mained very favorable until August when
corn prices started to climb and hog prices
were going down.
The ratio dropped 2.7 points from Aug
ust to September 1970 and continued down
to a low of 10.7 in January 1971. Most of the
drop 'was due to declining hog prices. Many
farmers saw no profit in feeding corn made
extensive by drought and blight.
Also many farmers became less anx
ious to raise hogs during 1971 than they
had been during 1970.
Late in winter 1970, feeder pigs 40 to 60
pounds at Illinois markets were averaging
$29 per head. When the prices of hogs fell,
feeder pig prices fell faster. By late 1970
they were around $l2 per head, 50 percent
drop from a year earlier, compared to
slaughter hog price drops of around 40 per
Winter prices for feeder pigs strength
ened and were averaging $l6 by June
Prices are expected to improve further in
second half, particularly if the corn crop
looks favorable.
The hog-corn ratio has turned more
favorable to producers lately, standing at
12.2 in June 1971.
By Max Smith
Lancaster County Agent
To Utilize Com Crop
The blight condition in many
corn fields has changed in the
past week; growers with the “T”
strain of cytoplasm (not resis
tant) should be keeping a close
watch on their fields. Spraying
with a fungicide has been sug
gested when lesions are on
leaves above the ear of corn; if
this is not done, then some of
this corn might be made into
silage before it gets too dry.
Even though some of this corn
may have been planted for grain,
it might be a good idea to put
the “T” strains in the silo and
keep the “N” strains (resistant)
for grain purposes. It seems un
likely; that corn that is badly
blighted now and only in the pol
linating or milk stage, will de
velop into a normal crop unless
it is sprayed several times with
a fungicide. The experiences of
last year show how quickly the
blight can kill a corn plant; the
big difference is that it is hitting
two to three weeks earlier this
To Beware Of Silo Gas
Silo filling time might be get
ting close for some growers. The
danger of silo gas should be im
pressed upon every member of
the farm family. From the time
the silo is filled, or being filled,
the danger may exist for at least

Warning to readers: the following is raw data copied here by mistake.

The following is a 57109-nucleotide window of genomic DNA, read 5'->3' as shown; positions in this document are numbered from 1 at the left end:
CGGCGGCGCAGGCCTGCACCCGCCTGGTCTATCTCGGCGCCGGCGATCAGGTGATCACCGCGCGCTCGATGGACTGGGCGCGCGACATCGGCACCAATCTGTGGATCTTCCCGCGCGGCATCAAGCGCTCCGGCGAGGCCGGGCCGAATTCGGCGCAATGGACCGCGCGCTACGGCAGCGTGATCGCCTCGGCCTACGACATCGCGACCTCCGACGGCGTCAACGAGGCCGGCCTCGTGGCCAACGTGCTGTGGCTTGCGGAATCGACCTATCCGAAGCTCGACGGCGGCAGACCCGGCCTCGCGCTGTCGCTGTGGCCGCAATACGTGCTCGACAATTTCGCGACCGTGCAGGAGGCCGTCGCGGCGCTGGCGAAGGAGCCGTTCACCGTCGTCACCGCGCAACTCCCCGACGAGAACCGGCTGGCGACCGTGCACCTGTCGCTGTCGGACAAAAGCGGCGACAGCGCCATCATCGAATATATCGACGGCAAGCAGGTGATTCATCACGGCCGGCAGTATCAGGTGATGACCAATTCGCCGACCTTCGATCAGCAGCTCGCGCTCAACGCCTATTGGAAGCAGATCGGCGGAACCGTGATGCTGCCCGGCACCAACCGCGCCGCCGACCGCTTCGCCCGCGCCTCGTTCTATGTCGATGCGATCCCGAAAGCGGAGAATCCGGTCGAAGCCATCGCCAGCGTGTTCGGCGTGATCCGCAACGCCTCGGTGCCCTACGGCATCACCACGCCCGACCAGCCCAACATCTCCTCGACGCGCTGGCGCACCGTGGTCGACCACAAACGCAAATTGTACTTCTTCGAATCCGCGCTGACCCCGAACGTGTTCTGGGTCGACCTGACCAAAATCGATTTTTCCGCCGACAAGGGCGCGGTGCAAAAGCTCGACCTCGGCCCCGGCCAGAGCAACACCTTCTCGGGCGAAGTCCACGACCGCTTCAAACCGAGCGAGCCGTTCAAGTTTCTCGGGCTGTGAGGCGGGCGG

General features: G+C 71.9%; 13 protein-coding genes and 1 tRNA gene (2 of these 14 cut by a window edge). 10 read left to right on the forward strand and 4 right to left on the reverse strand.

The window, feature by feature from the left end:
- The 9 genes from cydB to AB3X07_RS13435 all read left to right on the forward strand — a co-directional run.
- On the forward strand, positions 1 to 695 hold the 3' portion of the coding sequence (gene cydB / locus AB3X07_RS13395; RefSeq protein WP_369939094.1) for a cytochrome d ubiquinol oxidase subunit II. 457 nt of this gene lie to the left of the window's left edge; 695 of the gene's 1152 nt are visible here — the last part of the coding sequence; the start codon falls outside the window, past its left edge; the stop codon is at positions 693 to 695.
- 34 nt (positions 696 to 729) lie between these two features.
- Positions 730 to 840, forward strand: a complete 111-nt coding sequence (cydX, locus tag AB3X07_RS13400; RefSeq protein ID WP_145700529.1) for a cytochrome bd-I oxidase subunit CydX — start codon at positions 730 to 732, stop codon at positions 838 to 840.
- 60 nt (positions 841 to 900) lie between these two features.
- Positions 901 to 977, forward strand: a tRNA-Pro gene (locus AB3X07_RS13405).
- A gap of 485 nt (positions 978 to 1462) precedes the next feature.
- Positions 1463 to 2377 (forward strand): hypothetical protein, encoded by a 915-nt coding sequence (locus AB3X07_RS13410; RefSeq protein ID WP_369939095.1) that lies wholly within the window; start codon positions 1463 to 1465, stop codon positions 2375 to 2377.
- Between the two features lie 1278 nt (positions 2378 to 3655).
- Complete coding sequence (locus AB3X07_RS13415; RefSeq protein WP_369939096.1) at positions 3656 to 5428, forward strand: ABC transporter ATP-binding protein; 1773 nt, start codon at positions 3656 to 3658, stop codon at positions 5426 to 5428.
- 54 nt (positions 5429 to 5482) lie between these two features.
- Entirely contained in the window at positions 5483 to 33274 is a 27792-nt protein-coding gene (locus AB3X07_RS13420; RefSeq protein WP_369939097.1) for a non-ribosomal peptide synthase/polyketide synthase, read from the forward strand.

Lesson for August 15,1971
Background Scripture Jeremiah 35 1-10,
18, 19, Ephesians 5 15 20
Devotional Reading Luke 1 5 17
In our society the drunk is of
ten represented or regarded as a
most amusing fellow. Frequently
the “hilarious” drunk is regarded
as “the life of the party” and
many well-known comedians have
a “drunk” routine as part of their
For the family
of a drunk, how
ever, alcoholism is
no laughing mat
ter The drunken
is usually the sor
row of the home
His or her antics
which some may
Rev. Althouse f mc j so amusing
are for husbands, wives, and chil
dren a source of heart-rending
The family curse
Several years ago a woman
wrote a letter to a nationally
known columnist. The letter be
gan: “I am the happiest woman
in the world. My husband died
last month He finally drank him
self to death.” She went on to ex
plain that her children no longer
had to ask her why their father
is “so mean,” nor did she need to
lock them and herself in the bath
room for protection. Her twelve
year-old, she said, no longer had
10 days. Some of the gases are
yellow and some are colorless;
they are all heavier than air and
dangerous. Never enter a partly
filled silo until the blower has
been running for at least 10 to
15 minutes. All farmers and
custom silo fillers should remind
all members of the farm family
of this danger. A small amount
of some of these gases can do
permanent damage to lung tis
sues. Be careful.
To Prepare For Winter Grain
The seeding of winter grain
will soon get started on some
farms; we urge the use of Cer
tified seed sowed into ground
that has been limed and ferti
lized according to a complete soil
test. lime and fertilizer work
together to give the most effi
cient yields. Livestock pro
ducers wanting to sow winter
grain early for pasture purposes
can do this job during August
and September, providing they
use fly resistant wheat varieties
such as Redcoat. Winter rye may
be seeded at any time and will
provide pasture until the ground
freezes this fall and again early
next spring. 'Frosty conditions
do not make the winter grains
dangerous from a toxicity angle
as is the case with forage crops
such as Sudan grass or the
sudan-sorghum hybrids.
to help put to bed a drunken fa
ther and there were now no more
liquor bills, jail fines, and attor
ney’s fees. She signed her name,
“Free At Last.”
Her drunken husband was not
a laughing matter.
Those who continue to regard
the alcoholic and problem drink
er as “amusing” ought to try put
ting themselves in the places of
the families cursed by alcoholism.
They ought to consider soberly
the tragic statistics three out of
four broken homes list alcohol as
a major factor; three out of ten
fatal accidents involve a drinking
driver, eleven thousand people
killed each year by drunken dri
vers, one of every four emotion
ally disturbed persons is a prob
lem drinker
Mrs Marty Mann, former exec
utive director of the National
Committee on Alcoholism, has
said that the most painful years
of her life were the years of
chronic alcoholism “I suffered
constantly,” she said, “not just
one kind of pain, but all kinds of
pain I suffered physically, men
tally, emotionally, financially,
and socially in every depart
ment of my life I tell you honest
ly that alcoholism is the most
painful disease known to man ”
The powerful witness of a few
In Jeremiah 35 the prophet is
called b> God to try to entice the
Eechabites to break their vow of
abstinance on alcohol This was a
small group of sincere men who
supported the prophets in their
condemnation of pagan worship
by the of their vows
was to abstain from alcohol and
so, though tempted, they reply:
“We will drink no wine . . .”(35.
We must admire (and emu
late’) the courage of this little
band of men who regarded drunk
enness as no laughing matter.
(tased on outlines copyrighted by the
Division of Christian Education, National
Council of the Churches of Christ in the U,S.A.
Released by Community Press Service.)